than 12 million people, and businesses, crossing several catchment boundaries. The proposed MCWAP
would be an extension of this system. South Africa already has more than 30 IBTs. A 1999 WRC
research report mentions a list of IBTs in South Africa that includes the Usutu-Vaal River, Grootdraai
Dam, Usutu River, Komati River, Slang River, Tugela-Vaal, Caledon-Modder Scheme, Lesotho
Highlands and its further phases Matsoku and Malibamatso, Mhlatuze River, Orange River,
Riviersonderend-Berg-Eerste River, Mooi (Tugela)-Mgeni; Palmiet to Steenbras, Mzimkulu-Mkomaas-
Illovo, Marite to Sand River, and proposals involving the Zambezi, Berg, Olifants and Breede rivers.
The authors noted that “The benefits and costs of IBTs are rapidly being subjected to critical appraisal,
particularly from communities living within the donor catchments.” (Snaddon et al, 1999: iv). Some
regions are completely dependent on IBTs, for example Cape Town, which is supported by the Western
Cape Water Supply System, which also provides water for farmers in an area with winter rainfall, but a
summer agricultural growth season. South African catchment systems are extensively “replumbed”
(Pearce, 1992), in the country that is the 30th least water endowed in the world.
2 HK Mining Exchange 2014.
3 EMSEZ operator Ning Yat Hoi in the China Reform Daily of 15 May 2019.
4 https://www.power-technology.com/features/featuredangerous-waters-the-worlds-most-controversial-
hydropower-dam-projects-4290847/
17
Figure 3: Inter Basin Transfers in South Africa mapped against the 19 (previous) Water
Management Areas in South Africa. Map from Pollard and Du Toit, 2008.
The Vaal system in particular is extensively replumbed (see Figure 4).
The Lesotho Highlands project is the best known IBT, conceived in the 1960s, based on a treaty signed
in 1986 between apartheid South Africa and Lesotho, and constructed in phases: the Katse Dam
completed in 1998; the Mohale Dam completed in 2002; and the Polihali dam planned for completion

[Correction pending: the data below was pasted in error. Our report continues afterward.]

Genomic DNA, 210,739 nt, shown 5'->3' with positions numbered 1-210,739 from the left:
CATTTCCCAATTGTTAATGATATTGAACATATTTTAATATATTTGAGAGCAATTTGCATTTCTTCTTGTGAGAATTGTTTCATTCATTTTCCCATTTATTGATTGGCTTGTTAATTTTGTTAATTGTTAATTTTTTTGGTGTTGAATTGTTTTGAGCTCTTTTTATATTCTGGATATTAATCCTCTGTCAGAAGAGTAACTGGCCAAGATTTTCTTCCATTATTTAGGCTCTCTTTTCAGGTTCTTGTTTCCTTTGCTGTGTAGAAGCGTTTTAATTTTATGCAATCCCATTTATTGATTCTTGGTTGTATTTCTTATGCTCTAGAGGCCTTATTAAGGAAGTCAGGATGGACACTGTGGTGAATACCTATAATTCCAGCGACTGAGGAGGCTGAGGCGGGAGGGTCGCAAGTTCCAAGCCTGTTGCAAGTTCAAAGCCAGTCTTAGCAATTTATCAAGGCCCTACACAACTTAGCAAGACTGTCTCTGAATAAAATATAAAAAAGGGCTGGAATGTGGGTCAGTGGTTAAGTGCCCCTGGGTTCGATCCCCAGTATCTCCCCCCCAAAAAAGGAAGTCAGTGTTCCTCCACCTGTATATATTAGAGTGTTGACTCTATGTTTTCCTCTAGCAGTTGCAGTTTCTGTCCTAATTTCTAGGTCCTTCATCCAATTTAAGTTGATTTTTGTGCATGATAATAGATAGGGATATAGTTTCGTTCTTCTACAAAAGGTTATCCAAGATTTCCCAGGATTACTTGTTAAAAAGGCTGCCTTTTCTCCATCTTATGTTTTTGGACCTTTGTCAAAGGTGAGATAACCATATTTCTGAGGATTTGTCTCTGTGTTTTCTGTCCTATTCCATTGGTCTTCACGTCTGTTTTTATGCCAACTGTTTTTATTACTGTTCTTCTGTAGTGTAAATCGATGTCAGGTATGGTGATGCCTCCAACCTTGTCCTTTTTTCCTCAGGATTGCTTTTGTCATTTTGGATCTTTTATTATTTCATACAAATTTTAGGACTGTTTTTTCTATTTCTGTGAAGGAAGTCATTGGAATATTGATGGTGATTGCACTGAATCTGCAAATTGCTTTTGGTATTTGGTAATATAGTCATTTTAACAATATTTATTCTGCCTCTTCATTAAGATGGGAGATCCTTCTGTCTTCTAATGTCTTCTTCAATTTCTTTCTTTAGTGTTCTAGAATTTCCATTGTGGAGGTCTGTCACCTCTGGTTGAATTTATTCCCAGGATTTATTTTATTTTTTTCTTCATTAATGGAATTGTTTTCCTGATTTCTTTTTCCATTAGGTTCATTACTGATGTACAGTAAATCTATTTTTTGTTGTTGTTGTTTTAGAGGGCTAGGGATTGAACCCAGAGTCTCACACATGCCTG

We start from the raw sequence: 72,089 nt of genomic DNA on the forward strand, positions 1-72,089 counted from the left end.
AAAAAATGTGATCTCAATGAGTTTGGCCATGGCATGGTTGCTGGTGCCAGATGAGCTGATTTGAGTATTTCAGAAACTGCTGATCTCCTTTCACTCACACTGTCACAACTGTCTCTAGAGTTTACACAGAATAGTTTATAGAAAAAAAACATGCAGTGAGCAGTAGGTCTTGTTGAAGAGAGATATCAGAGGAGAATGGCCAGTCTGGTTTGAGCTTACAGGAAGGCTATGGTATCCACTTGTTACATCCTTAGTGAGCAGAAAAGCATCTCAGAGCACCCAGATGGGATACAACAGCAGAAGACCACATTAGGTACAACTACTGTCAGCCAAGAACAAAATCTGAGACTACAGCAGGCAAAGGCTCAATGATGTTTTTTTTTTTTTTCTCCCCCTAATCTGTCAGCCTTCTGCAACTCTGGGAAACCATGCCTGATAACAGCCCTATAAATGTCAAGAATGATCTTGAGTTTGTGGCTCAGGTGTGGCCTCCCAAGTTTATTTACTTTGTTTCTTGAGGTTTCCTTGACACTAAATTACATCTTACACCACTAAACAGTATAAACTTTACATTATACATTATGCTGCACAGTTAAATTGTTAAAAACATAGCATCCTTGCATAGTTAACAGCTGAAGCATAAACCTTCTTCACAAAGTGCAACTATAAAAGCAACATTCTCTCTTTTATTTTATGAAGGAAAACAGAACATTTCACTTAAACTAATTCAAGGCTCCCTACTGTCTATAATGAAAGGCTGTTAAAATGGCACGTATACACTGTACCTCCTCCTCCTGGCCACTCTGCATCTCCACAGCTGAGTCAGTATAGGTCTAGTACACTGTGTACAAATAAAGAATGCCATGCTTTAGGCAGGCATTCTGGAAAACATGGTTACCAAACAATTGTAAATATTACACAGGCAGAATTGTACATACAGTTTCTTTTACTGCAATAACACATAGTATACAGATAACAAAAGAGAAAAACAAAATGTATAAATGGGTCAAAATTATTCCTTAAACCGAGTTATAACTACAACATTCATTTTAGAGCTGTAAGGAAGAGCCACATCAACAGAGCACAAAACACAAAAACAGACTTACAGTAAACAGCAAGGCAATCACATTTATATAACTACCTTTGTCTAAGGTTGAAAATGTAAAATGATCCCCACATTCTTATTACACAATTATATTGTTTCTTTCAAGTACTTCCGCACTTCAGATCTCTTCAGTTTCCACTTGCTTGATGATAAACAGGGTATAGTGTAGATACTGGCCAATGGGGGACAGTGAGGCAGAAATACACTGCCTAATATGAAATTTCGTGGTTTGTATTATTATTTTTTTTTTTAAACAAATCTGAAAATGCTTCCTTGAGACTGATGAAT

in the mid-2020s, but delayed by a previous water minister, Nomvula Mokonyane5. The Lesotho
Highlands is a water source area with annual rainfall of more than 1000 m2, which is high for the
southern part of Southern Africa. It delivers 900 Mm3/year of water via the Vaal river and Vaal Dam,
which is taken up by Rand Water in providing water to industry, mines and 12 million people mostly in
Gauteng. The Lesotho government earns R780 million from selling the water, 5 % of its non-tax
revenue, which is largely distributed to a government elite. The scheme has impacted negatively on 15
000 people in Lesotho. The scheme generates 180 MW of hydroelectric power (Rousselot 2015). The
Polihali Dam will add another 465 Mm3 to the water supply to South Africa.
5 Her rule as water minister is discussed in a recent report on corruption in the water sector, see Muller
2020.
18
Figure 4. Inter basin transfers relevant to the Vaal catchment. (Accessed on internet credited to
FSE (https://www.fse.org.za/index.php/item/606-summary-of-water-related-challenges-in-south-
africa-2018)
In the Sand River catchment, the part of the Limpopo North catchment where the EMSEZ is proposed,
currently both the capital city Polokwane and Makhado itself are radically dependent on transfers from
six dams in the Olifants catchment. This is an indication of an already water scarce catchment, but also
may explain the ease with which planners and politicians embrace the idea of IBTs (see figure 9).
However, the social and ecological effects of IBTs have started to make themselves known. Snaddon et
al (1999) reported on a host of ecological and social problems that arise from IBTs, include those that
result from the mixing of biota in waters of different origin (leading to extinction of native species).
Spreading of weeds that colonise water bodies, such as the water hyacinth spreading from the
Hartebeestpoortdam via the Crocodile river into the Limpopo, can clog up water works, affect water
quality and lead to lost tourism opportunities (Rinaudo and Barraque, 2015). Inter basin transfers are
also inherently unfair to people living in the “water donating” catchments who, more often than not, are
not consulted on these mega project decisions, or not compensated fairly.
19
Water grabs and water conflicts
Inter basin transfers reallocate water on a permanent basis. From a social justice perspective, such
appropriation can be better understood under the broader category of water grabs. Water grabs can be
defined as “a process in which powerful actors are able to take control of, or reallocate to their own
benefit, water resources used by local communities or which feed aquatic ecosystems on which their
livelihoods are based” (Franco et al, 2013: 1653). While water grabs are often large scale, it is
important to look not only at volumes of water (and money), but also at water needs in space and time.
This is done below, for the case of “diffuse water users”, whose small water consumption does not
appear in most official accounts, but for whom water re-allocation in the system may make the
difference between life and death (Schreiner et al 2017).
It is worth remembering though that Inter Basin Transfers are only one form of appropriation. In